Characteristic brain volumetric changes in the AD preclinical signature

Published in Alzheimer\`s Association International Conference (AAIC), 2018

Authors: Paula M. Petrone, Adrià Casamitjana, Carles Falcon, Miquel Artigues, Gregory Operto, Stavros Skouras, Raffaele Cacciaglia, José Luis Molinuevo, Verónica Vilaplana, Juan Domingo Gispert, for the Alzheimer\`s Disease Neuroimaging Initiative.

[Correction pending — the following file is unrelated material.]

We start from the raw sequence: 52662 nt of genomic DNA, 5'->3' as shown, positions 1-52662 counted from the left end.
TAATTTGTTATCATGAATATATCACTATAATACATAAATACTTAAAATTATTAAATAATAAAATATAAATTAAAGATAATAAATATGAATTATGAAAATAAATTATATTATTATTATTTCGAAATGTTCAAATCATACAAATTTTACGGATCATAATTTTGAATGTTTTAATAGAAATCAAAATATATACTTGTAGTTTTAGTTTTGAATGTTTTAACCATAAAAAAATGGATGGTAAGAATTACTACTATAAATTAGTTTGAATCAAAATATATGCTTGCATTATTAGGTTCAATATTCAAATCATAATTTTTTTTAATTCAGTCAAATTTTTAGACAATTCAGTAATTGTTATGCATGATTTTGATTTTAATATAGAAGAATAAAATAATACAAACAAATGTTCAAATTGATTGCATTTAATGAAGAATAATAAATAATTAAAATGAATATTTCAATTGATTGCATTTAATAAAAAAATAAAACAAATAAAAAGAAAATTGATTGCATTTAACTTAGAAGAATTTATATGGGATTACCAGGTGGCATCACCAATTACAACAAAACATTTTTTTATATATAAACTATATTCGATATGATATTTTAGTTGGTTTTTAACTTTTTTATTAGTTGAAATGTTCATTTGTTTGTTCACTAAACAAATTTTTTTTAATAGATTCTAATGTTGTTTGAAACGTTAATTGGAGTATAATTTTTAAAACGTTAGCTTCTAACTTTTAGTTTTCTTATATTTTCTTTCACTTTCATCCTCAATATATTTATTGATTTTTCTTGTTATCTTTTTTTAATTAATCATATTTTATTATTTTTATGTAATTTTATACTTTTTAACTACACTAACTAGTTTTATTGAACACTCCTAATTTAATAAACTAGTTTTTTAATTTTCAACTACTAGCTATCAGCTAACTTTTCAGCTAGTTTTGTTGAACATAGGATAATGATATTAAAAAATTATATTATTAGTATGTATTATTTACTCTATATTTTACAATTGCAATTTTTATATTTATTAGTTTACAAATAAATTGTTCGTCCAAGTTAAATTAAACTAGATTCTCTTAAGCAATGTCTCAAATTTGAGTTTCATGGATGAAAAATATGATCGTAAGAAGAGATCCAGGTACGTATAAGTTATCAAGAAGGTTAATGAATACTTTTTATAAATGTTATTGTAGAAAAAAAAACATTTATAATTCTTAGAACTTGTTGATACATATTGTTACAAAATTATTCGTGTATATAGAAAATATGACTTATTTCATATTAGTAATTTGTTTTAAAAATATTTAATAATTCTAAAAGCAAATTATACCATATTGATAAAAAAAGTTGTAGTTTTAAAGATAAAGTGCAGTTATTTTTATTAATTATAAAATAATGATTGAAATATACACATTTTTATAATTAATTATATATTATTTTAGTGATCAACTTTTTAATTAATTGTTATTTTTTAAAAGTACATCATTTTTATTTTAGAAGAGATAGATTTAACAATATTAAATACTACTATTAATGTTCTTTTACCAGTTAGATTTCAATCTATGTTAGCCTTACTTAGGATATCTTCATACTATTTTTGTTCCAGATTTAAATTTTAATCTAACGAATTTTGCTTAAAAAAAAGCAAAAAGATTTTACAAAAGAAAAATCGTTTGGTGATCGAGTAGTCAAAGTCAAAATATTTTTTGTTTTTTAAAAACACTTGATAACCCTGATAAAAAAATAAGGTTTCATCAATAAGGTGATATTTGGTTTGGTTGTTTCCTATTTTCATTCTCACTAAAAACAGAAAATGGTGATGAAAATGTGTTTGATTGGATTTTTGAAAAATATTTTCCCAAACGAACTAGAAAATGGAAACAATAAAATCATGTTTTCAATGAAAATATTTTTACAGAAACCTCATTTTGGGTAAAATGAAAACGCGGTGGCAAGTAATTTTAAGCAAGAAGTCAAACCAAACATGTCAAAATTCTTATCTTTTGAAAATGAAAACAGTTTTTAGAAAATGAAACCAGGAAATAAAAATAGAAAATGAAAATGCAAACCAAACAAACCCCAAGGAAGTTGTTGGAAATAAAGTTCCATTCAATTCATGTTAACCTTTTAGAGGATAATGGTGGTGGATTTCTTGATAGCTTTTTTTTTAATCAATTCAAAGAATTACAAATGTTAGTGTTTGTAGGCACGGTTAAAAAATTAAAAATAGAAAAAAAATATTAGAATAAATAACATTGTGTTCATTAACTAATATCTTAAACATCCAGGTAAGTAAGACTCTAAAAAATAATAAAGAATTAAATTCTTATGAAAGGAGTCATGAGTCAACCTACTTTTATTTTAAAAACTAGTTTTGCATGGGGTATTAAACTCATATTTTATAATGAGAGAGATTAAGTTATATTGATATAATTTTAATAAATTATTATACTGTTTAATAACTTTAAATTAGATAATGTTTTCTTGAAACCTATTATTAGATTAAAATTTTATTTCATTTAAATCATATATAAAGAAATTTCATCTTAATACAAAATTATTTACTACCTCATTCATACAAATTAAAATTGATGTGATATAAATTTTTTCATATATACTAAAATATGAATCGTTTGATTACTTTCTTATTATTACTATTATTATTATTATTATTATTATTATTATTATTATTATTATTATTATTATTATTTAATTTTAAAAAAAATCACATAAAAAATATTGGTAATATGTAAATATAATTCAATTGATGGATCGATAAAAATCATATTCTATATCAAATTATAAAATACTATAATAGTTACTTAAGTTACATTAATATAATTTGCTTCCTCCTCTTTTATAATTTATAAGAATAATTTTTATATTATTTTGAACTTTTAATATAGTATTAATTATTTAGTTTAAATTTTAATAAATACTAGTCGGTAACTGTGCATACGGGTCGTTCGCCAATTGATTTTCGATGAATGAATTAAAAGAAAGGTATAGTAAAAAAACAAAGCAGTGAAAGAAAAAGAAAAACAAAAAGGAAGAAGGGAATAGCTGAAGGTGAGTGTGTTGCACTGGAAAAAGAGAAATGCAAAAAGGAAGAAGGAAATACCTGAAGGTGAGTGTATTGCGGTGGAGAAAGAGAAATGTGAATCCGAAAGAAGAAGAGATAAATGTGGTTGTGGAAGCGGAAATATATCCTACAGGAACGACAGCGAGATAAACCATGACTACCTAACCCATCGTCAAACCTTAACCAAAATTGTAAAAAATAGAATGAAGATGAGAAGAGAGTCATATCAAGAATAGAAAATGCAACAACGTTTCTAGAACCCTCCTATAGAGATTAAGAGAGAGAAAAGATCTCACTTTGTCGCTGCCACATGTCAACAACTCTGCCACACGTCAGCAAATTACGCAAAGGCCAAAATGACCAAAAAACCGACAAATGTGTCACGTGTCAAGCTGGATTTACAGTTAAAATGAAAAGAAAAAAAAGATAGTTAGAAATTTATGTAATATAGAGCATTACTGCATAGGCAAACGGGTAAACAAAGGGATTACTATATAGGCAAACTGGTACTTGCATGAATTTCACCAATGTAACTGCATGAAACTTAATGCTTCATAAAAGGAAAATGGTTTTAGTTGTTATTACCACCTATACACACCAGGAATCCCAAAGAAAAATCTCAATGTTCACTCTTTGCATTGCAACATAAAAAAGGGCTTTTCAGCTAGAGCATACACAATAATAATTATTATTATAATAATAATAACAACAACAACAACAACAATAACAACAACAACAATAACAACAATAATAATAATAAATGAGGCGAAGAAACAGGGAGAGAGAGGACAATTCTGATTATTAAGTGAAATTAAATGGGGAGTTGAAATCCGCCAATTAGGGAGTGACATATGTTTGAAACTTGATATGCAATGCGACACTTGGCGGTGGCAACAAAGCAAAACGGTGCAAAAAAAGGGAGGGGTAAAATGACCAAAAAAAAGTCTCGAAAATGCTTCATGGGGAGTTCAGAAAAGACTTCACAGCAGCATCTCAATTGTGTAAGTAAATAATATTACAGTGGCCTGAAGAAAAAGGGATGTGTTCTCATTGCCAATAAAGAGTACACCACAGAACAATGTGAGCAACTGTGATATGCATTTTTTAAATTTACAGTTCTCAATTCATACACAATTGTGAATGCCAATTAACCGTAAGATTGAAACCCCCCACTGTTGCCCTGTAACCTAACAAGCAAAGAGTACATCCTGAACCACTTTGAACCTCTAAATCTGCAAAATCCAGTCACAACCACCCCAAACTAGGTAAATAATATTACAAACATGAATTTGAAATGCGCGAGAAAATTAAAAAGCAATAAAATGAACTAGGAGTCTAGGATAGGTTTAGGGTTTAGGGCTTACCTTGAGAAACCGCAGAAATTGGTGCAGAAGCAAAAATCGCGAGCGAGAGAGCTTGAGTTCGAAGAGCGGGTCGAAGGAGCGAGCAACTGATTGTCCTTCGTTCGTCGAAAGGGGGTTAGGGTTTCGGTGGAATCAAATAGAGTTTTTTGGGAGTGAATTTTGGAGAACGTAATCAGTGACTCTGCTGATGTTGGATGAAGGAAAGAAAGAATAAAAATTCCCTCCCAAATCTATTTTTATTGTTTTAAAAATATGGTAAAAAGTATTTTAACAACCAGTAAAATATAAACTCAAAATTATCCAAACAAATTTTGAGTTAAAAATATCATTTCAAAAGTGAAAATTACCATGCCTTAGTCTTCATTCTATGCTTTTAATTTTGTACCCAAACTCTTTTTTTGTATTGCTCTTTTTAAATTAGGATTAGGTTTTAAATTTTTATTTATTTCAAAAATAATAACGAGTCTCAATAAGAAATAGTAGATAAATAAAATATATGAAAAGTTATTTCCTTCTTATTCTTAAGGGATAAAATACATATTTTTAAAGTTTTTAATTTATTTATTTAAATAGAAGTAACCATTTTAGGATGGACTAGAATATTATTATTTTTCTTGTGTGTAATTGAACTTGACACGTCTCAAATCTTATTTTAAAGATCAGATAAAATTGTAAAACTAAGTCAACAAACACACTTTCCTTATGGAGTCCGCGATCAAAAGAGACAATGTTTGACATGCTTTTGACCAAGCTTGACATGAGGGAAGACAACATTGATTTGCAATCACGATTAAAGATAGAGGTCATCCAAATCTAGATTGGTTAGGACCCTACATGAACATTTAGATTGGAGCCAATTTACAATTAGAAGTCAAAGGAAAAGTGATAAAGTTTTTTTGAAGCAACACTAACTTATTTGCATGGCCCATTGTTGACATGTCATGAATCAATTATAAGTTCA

Introduction: In the last decade, magnetic resonance imaging has unveiled specific AD alterations at different stages of the AD pathophysiologic continuum that conform what has been established as the AD signature. To which extent MRI can detect structural changes at the preclinical asymptomatic stage of AD -the preclinical AD signature- is still an area open for exploration. Methods: Longitudinal Magnetic Resonance Imaging (MRI-T13D) data was acquired from a subset of the ADNI cohort comprising 817 subjects (174 controls, 125 preclinical, 518 MCI/Dementia due to AD, at baseline) for which cerebrospinal fluid (CSF) biomarker data is publicly available. For each subject, volumetric changes in brain structure between two consecutive acquisition timepoints (average time interval of 2 years) were defined by calculating jacobian determinants using the SPM longitudinal Voxel-Based Morphometry pipeline. Statistical analysis was performed to identify brain regions with significantly different changes between five progressive groups: (1) Normal controls, (2) Normal control subjects that convert to amyloid positive, (3) Preclinical subjects, (4) Preclinical subjects that become symptomatic, (5) Symptomatic (MCI and AD) subjects. Results: We define the preclinical AD signature as statistically significant structural brain changes between normal controls vs. preclinical subjects (group 1 vs 3). We found certain brain regions that show early subtle atrophy (e.g. Middle Temporal). Other regions show volume increments (e.g. Hippocampus) whereas they display longitudinal atrophy in symptomatic stages (Figure 1), probably resulting in expansion of CSF. Thus, the characterized preclinical AD signature presents regions that overlap with the well-established AD signature (e.g. Precuneus), and others that do not (e.g. Caudate). We will also describe changes that are specific for groups (2) and (4). Conclusions: Our work supports the idea that there are brain volumetric changes specific to preclinical AD subjects and defines the preclinical AD signature based on longitudinal data. While some regions show a pattern of atrophy that overlaps with the AD signature, other specific regions exhibit changes that are unique to this early asymptomatic AD stage. Promising applications of these jacobian determinant features may, in the future, be used for subject classification.